Learn to code for data analysis
Learn to code for data analysis

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Learn to code for data analysis

1.1 Creating the data

I won’t yet work with the full data. Instead I will create small tables, to better illustrate this week’s concepts and techniques.

Small tables make it easier to see what is going on and to create specific data combination and transformation scenarios that test the code.

There are many ways of creating tables in pandas. One of the simplest is to define the rows as a list, with the first element of the list being the first row, the second element being the second row, etc.

Each row of a table has multiple cells, one for each column. The obvious way is to represent each row as a list too, the first element of the list being the cell in the first column, the second element corresponding to the second column, etc. To sum up, the table is represented as a list of lists.

Here is a table of the 2013 GDP of some countries, in US dollars:

In []:

table = [

['UK', 2678454886796.7], # 1st row

['USA', 16768100000000.0], # 2nd row

['China', 9240270452047.0], # and so on...

['Brazil', 2245673032353.8],

['South Africa', 366057913367.1]


To create a dataframe, I use a pandas function appropriately called DataFrame() . I have to give it two arguments: the names of the columns and the data itself. The column names are given as a list of strings, the first string being the first column name, etc.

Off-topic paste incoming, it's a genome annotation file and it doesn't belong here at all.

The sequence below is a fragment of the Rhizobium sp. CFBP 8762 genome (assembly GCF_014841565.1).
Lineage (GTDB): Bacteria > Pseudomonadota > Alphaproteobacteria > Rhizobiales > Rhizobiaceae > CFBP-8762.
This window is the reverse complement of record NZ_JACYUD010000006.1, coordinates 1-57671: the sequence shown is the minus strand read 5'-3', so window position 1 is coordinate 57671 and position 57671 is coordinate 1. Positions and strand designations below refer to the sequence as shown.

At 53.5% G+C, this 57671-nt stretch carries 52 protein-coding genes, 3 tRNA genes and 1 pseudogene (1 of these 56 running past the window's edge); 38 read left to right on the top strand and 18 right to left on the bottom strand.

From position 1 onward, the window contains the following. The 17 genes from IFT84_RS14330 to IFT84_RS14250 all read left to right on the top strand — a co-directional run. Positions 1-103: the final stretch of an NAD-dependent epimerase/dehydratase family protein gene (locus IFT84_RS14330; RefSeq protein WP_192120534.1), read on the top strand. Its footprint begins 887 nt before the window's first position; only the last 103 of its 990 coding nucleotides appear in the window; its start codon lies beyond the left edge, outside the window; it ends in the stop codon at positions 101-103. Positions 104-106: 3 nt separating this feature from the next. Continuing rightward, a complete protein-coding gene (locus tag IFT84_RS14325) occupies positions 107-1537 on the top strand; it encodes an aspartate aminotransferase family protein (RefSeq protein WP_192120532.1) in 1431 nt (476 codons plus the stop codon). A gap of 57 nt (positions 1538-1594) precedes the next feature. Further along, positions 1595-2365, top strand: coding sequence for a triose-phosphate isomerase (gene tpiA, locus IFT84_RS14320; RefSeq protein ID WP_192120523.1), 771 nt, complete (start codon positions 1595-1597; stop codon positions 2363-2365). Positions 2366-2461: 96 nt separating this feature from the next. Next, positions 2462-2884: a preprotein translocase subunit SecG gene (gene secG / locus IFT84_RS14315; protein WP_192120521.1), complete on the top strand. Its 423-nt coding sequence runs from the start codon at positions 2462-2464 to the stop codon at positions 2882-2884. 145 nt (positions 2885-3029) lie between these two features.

In []:

headings = ['Country', 'GDP (US$)']

gdp = DataFrame(columns=headings, data=table)



CountryGDP (US$)
4South Africa3.660579e+11

Note that pandas shows large numbers in scientific notation, where, for example, 3e+12 means 3×10 12 , i.e. a 3 followed by 12 zeros.

I define a similar table for the life expectancy, based on the 2013 World Bank data.

In []:

headings = ['Country name', 'Life expectancy (years)']

table = [

['China', 75],

['Russia', 71],

['United States', 79],

['India', 66],

['United Kingdom', 81]


life = DataFrame(columns=headings, data=table)



Country nameLife expectancy (years)
2United States79
4United Kingdom81

To illustrate potential issues when combining multiple datasets, I’ve taken a different set of countries, with common countries in a different order. Moreover, to illustrate a non-numeric conversion, I’ve abbreviated country names in one table but not the other.

Exercise 1 Creating the data

Open the exercise notebook 3 and save it in the disk folder or upload it to the CoCalc project you created in Week 1. Then practise creating dataframes in Exercise 1.

If you’re using Anaconda, remember that to open the notebook you’ll need to navigate to it using Jupyter. Whether you’re using Anaconda or CoCalc, once the notebook is open, run the existing code before you start the exercise. When you’ve completed the exercise, save the notebook. If you need a quick reminder of how to use Jupyter, watch again the video in Week 1 Exercise 1 [Tip: hold Ctrl and click a link to open it in a new tab. (Hide tip)]


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